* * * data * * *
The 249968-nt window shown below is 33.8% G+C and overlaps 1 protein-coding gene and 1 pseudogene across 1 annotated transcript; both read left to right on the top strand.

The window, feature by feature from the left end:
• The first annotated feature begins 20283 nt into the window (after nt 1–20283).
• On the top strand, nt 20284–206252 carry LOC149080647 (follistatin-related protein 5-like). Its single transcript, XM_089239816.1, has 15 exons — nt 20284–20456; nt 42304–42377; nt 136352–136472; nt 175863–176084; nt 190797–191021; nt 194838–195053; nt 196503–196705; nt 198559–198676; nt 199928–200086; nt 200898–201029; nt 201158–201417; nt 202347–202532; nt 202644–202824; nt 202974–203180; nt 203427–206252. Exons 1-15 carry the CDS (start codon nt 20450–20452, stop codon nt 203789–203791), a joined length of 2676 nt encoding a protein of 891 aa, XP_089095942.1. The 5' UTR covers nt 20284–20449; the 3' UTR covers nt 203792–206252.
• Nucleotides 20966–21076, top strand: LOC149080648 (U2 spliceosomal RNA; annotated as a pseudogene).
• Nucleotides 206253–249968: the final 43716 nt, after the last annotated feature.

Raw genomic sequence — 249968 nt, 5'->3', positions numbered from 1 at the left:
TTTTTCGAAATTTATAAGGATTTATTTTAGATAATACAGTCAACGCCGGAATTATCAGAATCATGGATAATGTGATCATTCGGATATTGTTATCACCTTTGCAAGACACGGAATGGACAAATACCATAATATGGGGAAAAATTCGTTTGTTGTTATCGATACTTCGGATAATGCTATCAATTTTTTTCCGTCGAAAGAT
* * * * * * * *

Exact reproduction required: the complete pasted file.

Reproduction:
The 249968-nt window shown below is 33.8% G+C and overlaps 1 protein-coding gene and 1 pseudogene across 1 annotated transcript; both read left to right on the top strand.

The window, feature by feature from the left end:
• The first annotated feature begins 20283 nt into the window (after nt 1–20283).
• On the top strand, nt 20284–206252 carry LOC149080647 (follistatin-related protein 5-like). Its single transcript, XM_089239816.1, has 15 exons — nt 20284–20456; nt 42304–42377; nt 136352–136472; nt 175863–176084; nt 190797–191021; nt 194838–195053; nt 196503–196705; nt 198559–198676; nt 199928–200086; nt 200898–201029; nt 201158–201417; nt 202347–202532; nt 202644–202824; nt 202974–203180; nt 203427–206252. Exons 1-15 carry the CDS (start codon nt 20450–20452, stop codon nt 203789–203791), a joined length of 2676 nt encoding a protein of 891 aa, XP_089095942.1. The 5' UTR covers nt 20284–20449; the 3' UTR covers nt 203792–206252.
• Nucleotides 20966–21076, top strand: LOC149080648 (U2 spliceosomal RNA; annotated as a pseudogene).
• Nucleotides 206253–249968: the final 43716 nt, after the last annotated feature.

Raw genomic sequence — 249968 nt, 5'->3', positions numbered from 1 at the left:
TTTTTCGAAATTTATAAGGATTTATTTTAGATAATACAGTCAACGCCGGAATTATCAGAATCATGGATAATGTGATCATTCGGATATTGTTATCACCTTTGCAAGACACGGAATGGACAAATACCATAATATGGGGAAAAATTCGTTTGTTGTTATCGATACTTCGGATAATGCTATCAATTTTTTTCCGTCGAAAGAT